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Gernot Stania

22 November 2023
Financial Stability Review Issue 2, 2023
This special feature builds on the concept of maturity gap as a metric of banks’ maturity mismatch to shed light on how banks’ engagement in maturity transformation differs across euro area countries and bank types. Banks can mitigate the interest rate risk stemming from their maturity mismatch by using derivatives for hedging purposes. Euro area banks increased their positions in interest rate derivatives over the last two years in anticipation of the start of monetary policy normalisation. Significant institutions rely more than cooperative and savings banks on interest rate derivatives and have a more diversified positioning. A box within the special feature finds that this greater reliance on derivatives was not sufficient to compensate for the material increase in interest rate risk. The extent of banks’ maturity mismatch determines the sensitivity of their net interest income to changes in interest rates and the slope of the yield curve. This special feature provides empirical evidence that the more banks engage in maturity transformation, the more their net interest margin benefits from a steepening of the yield curve, boosting bank profits. This effect might dissipate going forward, especially for banks in countries where variable-rate lending predominates.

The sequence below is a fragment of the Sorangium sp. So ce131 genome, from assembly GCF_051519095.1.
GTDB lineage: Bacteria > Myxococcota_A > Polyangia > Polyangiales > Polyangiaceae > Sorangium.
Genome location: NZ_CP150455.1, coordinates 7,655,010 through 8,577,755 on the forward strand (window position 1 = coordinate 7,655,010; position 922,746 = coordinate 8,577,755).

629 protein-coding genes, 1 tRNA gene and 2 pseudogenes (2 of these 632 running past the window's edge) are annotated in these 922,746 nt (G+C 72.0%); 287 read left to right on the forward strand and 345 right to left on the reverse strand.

JEL Code
G21 : Financial Economics→Financial Institutions and Services→Banks, Depository Institutions, Micro Finance Institutions, Mortgages
G32 : Financial Economics→Corporate Finance and Governance→Financing Policy, Financial Risk and Risk Management, Capital and Ownership Structure, Value of Firms, Goodwill